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Possible Neanderthal Artifacts Unearthed in Denmark

Thursday, October 22, 2020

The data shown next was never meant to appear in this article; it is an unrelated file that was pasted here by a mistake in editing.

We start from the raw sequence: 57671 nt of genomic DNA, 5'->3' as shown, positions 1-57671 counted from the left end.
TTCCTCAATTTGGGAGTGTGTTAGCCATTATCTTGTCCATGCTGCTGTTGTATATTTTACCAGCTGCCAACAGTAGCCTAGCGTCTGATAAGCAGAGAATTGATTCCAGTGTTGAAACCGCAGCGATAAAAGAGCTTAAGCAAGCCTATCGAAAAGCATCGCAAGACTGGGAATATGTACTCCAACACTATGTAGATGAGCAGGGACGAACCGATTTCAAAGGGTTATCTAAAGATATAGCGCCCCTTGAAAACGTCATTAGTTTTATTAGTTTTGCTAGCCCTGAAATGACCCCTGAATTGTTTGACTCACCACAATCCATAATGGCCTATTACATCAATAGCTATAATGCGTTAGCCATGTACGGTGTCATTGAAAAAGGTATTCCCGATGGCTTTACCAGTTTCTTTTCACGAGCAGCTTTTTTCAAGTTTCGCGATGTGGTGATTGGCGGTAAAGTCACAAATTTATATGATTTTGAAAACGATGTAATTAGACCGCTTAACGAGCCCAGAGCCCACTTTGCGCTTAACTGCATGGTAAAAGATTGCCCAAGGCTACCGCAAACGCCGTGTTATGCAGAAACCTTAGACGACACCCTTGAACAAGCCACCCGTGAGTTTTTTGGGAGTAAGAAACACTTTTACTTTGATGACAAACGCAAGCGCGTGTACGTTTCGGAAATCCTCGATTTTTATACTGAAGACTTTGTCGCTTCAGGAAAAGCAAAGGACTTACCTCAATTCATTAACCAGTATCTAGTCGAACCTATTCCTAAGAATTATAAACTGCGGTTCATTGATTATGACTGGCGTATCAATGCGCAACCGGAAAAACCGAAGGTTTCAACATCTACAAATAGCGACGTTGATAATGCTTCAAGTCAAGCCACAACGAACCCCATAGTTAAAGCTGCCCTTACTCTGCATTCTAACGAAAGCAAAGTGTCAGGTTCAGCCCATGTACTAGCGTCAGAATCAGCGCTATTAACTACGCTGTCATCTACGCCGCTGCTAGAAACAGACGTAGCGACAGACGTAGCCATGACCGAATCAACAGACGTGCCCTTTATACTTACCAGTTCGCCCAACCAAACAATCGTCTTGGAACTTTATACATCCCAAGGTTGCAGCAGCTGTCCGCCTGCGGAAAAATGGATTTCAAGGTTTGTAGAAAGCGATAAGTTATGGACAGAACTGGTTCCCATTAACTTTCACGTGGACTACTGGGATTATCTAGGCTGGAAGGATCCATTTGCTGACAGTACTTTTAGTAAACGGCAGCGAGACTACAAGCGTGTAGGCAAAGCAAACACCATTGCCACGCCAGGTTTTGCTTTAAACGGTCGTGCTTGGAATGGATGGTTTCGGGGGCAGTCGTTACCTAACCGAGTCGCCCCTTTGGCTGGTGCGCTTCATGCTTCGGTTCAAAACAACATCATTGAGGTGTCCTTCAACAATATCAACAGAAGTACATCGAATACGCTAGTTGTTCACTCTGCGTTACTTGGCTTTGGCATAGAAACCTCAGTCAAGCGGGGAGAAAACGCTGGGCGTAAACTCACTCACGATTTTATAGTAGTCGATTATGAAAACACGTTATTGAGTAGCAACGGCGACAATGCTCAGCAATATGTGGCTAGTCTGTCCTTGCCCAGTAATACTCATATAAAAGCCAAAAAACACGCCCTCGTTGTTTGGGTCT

Denmark Worked FlintROSKILDE, DENMARK—Yahoo! News reports that worked flint and mussel shells thought to have been shaped by Neanderthals some 120,000 years ago have been found in a steep cliff on the Danish island of Ejby Klint by archaeologists from Denmark’s National Museum and Roskilde Museum. It had been previously thought that reindeer hunters first settled Denmark some 14,000 years ago. “I did not think we would find anything at all, but we have actually found some stones that have possible traces of being worked by people, and that in itself is amazing,” said Lasse Sørensen of the National Museum. Between 130,000 and 115,000 years ago, Denmark was about four degrees warmer than it is today, and was home to beavers, steppe bison, fallow deer, wood rhinos, forest elephants, Irish giant deer, and red deer. “The door may have been opened for more excavations to be made for Neanderthals in Denmark,” added Ole Kastholm of Roskilde Museum. To read about a Neanderthal gene variant that may make those who have inherited it more susceptible to pain, go to "Painful Past."

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